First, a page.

Abstract: We did two CITCON sessions here; Joe Schmetzer suggested a show-and-tell about tools to reduce Ant bloat, and Ivan Moore wanted a general session on improving the quality of Java builds in general. During the conference, the two sessions merged. My plan was to sit in and tweet smart-ass comments. As I had my laptop open, they made me official scribe. Serves me right. Here’s my notes:

Joe: I have template Ant stuff to show you.
Ivan: I don’t like Ant. Is it just me?
(someone mentions how annoying it is when you have re-entrant AntCalls)
Chris Read and Julian Simpson: “Antcall is evil! Don’t use it!”
Ivan expands on his frustration with Ant: he builds something in Ant and then regrets it later. It has all the building blocks for the task at hand but he still finds it unwieldy.
Chris suggests orchestrating calls to Ant files using a scripting language.
Jeffrey Frederick suggests that writing custom Ant tasks is a good approach.

We discuss alternatives to Ant. None are found. Maven, Buildr and Gradle are mentioned but the broad agreement is that there’s always a trade-of between the convenience of those tools and the flexibility of Ant. [Please direct flames to the comments of this post. I really want to discuss this more]

JTF comments that the junior guy always gets to write the build. Why does the build get treated like a second class citizen? JTF suggests PowerPoint called object oriented build scripts, and a tool called EasyAnt.

Pavel from JetBrains mentions that IntelliJ have switched to Gant, and are very happy with it. I don’t believe that the all of the JetBrains Java projects have moved over.

Joe demonstrates his templates on a 9-inch netbook. This doesn’t really work out as we can’t get the projector going, so he outlines it. This is hard to transcribe.

Joe: Don’t cut and paste Ant scripts. Import predefined targets instead. Well defined targets can be reused. This leads to tiny Ant scripts for each project. Joe’s projects end up having a 10-15 lines of Ant script. Joe has released this all at Ant Script Library.

Joe explains the targets that he uses most frequently – the usual suspects of compile, test, etc. He’s integrated a lot of static analysis tools into the library (he rattled off a huge list, which I failed to capture) – that’s a win.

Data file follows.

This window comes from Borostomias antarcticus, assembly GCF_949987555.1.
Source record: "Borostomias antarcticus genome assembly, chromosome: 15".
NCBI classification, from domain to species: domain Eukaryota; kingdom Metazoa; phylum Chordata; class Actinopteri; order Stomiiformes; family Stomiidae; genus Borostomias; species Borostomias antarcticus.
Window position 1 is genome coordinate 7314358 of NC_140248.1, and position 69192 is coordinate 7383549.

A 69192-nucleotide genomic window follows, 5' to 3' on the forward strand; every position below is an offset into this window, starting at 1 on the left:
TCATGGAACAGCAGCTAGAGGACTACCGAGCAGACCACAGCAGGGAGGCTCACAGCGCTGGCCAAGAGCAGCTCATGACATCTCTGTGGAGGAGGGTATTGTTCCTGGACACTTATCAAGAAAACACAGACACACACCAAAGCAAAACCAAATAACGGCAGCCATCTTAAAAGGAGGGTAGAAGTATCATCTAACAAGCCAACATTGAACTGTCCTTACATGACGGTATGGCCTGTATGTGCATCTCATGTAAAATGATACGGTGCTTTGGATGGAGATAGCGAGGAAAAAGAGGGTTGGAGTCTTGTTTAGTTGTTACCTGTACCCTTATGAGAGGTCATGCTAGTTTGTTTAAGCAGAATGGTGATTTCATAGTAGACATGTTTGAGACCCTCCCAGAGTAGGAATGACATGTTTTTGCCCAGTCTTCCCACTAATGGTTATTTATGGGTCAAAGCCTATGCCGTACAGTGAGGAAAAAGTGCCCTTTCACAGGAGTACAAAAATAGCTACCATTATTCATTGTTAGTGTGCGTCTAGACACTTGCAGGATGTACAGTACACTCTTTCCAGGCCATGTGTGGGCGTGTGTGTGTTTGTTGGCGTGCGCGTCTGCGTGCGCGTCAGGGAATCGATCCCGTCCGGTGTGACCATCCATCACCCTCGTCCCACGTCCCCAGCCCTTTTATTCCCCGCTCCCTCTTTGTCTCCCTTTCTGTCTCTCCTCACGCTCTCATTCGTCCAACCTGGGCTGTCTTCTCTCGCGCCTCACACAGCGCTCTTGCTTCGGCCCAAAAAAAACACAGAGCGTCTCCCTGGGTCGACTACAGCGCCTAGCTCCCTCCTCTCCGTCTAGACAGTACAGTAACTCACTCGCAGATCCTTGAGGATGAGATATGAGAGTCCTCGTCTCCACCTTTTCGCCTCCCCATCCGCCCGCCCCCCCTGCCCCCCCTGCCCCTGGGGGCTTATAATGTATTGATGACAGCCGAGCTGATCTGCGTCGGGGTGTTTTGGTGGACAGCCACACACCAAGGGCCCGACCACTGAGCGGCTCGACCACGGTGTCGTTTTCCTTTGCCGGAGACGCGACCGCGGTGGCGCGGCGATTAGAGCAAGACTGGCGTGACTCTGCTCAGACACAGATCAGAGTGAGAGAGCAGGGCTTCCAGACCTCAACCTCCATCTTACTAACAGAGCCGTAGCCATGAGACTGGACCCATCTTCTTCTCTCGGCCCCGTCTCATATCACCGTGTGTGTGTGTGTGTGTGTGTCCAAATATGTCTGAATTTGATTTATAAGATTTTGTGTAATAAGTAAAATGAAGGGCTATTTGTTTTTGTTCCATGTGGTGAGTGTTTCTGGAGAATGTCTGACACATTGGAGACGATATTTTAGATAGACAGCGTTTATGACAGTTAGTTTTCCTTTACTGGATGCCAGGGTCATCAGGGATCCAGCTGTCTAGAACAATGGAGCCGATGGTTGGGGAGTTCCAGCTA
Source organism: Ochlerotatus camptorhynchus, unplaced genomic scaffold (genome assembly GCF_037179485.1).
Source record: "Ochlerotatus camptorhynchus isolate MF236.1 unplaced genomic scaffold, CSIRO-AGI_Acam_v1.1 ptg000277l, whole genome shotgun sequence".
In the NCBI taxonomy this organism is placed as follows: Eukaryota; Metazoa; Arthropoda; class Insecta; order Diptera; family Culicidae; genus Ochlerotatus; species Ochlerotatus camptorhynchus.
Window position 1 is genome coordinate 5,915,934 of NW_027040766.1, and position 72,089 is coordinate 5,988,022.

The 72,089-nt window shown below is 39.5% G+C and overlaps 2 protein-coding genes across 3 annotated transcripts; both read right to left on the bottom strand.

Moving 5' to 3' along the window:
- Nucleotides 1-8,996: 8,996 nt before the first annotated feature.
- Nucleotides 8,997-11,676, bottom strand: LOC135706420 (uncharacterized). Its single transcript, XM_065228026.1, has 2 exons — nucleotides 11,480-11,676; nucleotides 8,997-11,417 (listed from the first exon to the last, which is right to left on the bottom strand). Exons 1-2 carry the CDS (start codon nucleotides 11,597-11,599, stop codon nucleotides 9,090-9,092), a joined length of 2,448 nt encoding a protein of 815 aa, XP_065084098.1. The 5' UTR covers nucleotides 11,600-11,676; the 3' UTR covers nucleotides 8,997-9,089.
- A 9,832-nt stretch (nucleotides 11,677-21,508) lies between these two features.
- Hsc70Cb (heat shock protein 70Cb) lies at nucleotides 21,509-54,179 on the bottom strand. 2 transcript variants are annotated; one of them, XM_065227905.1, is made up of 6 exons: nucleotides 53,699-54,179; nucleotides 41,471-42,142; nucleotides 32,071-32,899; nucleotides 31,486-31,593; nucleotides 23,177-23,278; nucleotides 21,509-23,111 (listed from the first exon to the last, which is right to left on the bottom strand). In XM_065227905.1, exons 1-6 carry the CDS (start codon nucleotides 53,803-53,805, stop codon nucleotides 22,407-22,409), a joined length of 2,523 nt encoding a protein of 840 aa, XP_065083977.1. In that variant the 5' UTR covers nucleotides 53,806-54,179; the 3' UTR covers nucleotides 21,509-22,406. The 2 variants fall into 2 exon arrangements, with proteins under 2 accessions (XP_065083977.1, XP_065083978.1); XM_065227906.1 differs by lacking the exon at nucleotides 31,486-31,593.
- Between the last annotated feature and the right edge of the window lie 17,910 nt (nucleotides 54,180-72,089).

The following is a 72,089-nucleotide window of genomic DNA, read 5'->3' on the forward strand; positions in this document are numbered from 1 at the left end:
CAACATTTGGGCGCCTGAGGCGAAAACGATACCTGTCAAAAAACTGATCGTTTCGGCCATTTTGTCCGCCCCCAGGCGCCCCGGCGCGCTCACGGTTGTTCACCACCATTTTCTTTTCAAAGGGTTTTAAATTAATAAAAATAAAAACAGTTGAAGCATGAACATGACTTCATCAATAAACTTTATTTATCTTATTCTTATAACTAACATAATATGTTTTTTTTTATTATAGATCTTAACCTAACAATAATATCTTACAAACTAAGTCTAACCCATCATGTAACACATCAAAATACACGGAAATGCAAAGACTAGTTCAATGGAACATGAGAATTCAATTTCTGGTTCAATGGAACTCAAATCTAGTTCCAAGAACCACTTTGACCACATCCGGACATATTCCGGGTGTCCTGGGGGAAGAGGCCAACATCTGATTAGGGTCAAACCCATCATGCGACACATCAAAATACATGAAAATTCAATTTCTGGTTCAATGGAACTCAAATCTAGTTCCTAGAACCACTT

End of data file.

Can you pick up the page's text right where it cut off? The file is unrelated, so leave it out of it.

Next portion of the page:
Joe‘s abstracted SCM and release targets nicely, by the sound of it.
Paul Duvall asks if they are targets or macrodefs. They are targets.
Joe hates code generation so doesn’t use it in this toolset. Healthy discussion of script generation.
There’s clear parallels with maven and the strongly defined code tree.
You can buy my refactoring ant article at at good second hand bookstores.[link]
People go against the grain of the tools.
Everyone agrees that Ant Contrib means you’ve done something wrong.
. JTF suggests that string literals are okay in builds.

How do you test build stuff? JTF suggests:

  • a test project
  • writing junit tests

Pavel and friends at JetBrains use personal builds to test all this.
Andy Parker asks how much container stuff and deployment you should use.
We all agree that running the production deploy in CI is the business.
Ivan: how do you deal with the devs on windows/prod on unix business
VM’s are the saviour of the windows/unix divide.
The windows/unix divide is a perennial issue.
Jetbrains use build agents to try and flush out issues.

JTF: Ant builds can suck when:

  • junior people write them
  • there’s no refactoring
  • they are treated as a second class citizen
  • imperative vs declarative
  • code ownership: if you touch it, you own it. Hence, nobody will touch it.